upright
Image: Sky Atlantic

‘Upright’: comedy and sorrow balanced on a knife’s edge

Captivated by Tim Minchin’s portrayal of Judas Iscariot in Andrew Lloyd Webber’s Jesus Christ Superstar I found myself hunting for more of his work to distract me from the gloom of lockdown. In my search, I stumbled across the masterpiece that is Upright, and it certainly did not disappoint.

Originally aired in late 2019, and available on Now TV and Sky Atlantic, Upright follows the unlikely duo of misfits, Lucky and Meg, traverse the Australian outback in a battered ute on their journey  to deliver a precious piano (which comes to be a character in its own right across the series) to Lucky’s estranged family and dying mother in Perth. Starring Minchin as Lucky, alongside rising star Milly Alcock as the fiery Meg, and featuring original and enchanting music also composed by Minchin, this eight-part comedy-drama series is both heart-warming and devastating and will have you yearning for more.

Upright keeps you on your toes, lulling you into a false sense of security before delivering a heart-breaking blow as you learn more about our characters’ troubled pasts

One of the most enchanting aspects of Upright is the writing. The writers, Minchin among them, have a tendency to have the audience in fits of laughter and then sobbing within a matter of seconds. Upright keeps you on your toes, lulling you into a false sense of security before delivering a heart-breaking blow as you learn more about our characters’ troubled pasts. The writing is especially impressive in the final episode, the tension palpable as Lucky reunites with his family and the audience finally understands the true fragility of the family dynamic.

Our protagonists are also beautifully written. Both are incredibly flawed, but that is what makes them so endearing and relatable. Lucky is often quite selfish, and somewhat cowardly, consumed with the anxiety of confronting past mistakes. Meg is spirited, fiercely independent, stubborn, and oftentimes downright abrasive as she flees from a troubled and harrowing home life. The audience is gradually fed more clues about their past, just enough to keep you entranced, but are ultimately rewarded with equally satisfying, heart-warming, and tragic redemptions and revelations. You can’t help but root for the twosome and feel for them as they overcome one obstacle, only to run head long into another.

Minchin expertly demonstrates a flair for the dramatic and devastating, while maintaining his much-loved comedic streak, and is irreplaceable as Lucky

It takes highly skilled actors to embody such complex characters, but Minchin and Alcock are flawless, bringing Lucky and Meg to life perfectly, with charm and depth. Minchin’s performance had me speechless. What I found most striking was his portrayal of Lucky’s anxiety and panic attacks induced by his return to Perth. Frustration at outsiders’ dismissive attitude towards mental health hit close to home and made Lucky’s tale all the more heart wrenching. Minchin expertly demonstrates a flair for the dramatic and devastating, while maintaining his much-loved comedic streak, and is irreplaceable as Lucky. Opposite Minchin, Alcock holds her own and perfectly embodies Meg. Cheeky with a hint of crushing maturity expected of a teenager forced to grow up too quickly, Alcock excels and invigorates each and every scene.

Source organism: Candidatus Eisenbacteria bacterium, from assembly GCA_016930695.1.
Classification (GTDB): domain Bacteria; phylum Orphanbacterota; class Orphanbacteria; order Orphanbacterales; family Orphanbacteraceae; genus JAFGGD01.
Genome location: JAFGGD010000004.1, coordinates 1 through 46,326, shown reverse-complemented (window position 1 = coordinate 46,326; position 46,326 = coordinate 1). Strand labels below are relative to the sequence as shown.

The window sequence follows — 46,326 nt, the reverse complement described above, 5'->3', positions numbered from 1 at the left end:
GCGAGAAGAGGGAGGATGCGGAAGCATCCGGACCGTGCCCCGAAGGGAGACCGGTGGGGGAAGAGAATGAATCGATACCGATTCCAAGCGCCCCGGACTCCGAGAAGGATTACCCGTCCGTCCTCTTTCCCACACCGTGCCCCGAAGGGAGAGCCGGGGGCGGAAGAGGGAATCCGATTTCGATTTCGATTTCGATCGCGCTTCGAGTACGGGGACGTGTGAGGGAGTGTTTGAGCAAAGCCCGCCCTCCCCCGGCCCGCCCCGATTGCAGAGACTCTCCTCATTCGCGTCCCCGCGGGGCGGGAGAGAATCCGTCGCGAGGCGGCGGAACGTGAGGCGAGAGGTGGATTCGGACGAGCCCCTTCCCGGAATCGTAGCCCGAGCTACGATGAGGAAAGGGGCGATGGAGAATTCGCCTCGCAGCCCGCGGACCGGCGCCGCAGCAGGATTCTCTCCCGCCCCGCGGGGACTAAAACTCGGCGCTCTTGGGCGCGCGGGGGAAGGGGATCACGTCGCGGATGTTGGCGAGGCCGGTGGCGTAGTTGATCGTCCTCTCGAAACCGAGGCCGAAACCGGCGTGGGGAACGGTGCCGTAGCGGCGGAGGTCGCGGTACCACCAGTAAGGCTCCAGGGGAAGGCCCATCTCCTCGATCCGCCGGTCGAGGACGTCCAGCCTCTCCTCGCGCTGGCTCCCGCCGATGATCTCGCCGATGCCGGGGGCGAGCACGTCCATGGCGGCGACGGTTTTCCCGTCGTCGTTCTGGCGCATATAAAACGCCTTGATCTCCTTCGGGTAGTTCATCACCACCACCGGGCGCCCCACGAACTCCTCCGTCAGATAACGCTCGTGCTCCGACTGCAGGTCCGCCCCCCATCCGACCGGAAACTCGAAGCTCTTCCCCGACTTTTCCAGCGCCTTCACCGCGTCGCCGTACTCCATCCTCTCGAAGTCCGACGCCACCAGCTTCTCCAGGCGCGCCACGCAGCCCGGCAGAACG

With such wonderful writing and acting Upright is undeniably a five-star show, but it has so much more to offer. Among other highlights of the show are the incredible Australian landscapes, including a spectacular pink lake. With scenery that could almost alleviate our cabin fever, the aesthetics of Upright elevate the show to another level. 

Elegantly balancing comedy and sorrow on a knife’s edge, Upright will have keep you guessing, laughing, and sobbing until the end

Music is another staple of the show, which is perhaps unsurprising considering our characters’ invaluable cargo. Performances are tastefully dotted throughout the series as Lucky sings at a biker-infested pub, and at a campground party on the Great Australian Bight. Bizarre circumstances, however, bring about the heartfelt performance of Minchin’s original piece ‘Carry You’, the most poignant in the series. 

Praised by the Sydney Morning Herald as ‘the best thing Minchin has ever done’, Upright is a must-see. Elegantly balancing comedy and sorrow on a knife’s edge, Upright will keep you guessing, laughing, and sobbing until the end. With beautiful writing, acting, and music, it would be a mistake to sleep on this show. So, do yourselves a favour and watch Upright, I promise that you won’t regret it. 

Related Posts

Comments

Leave a Reply

Your email address will not be published. Required fields are marked *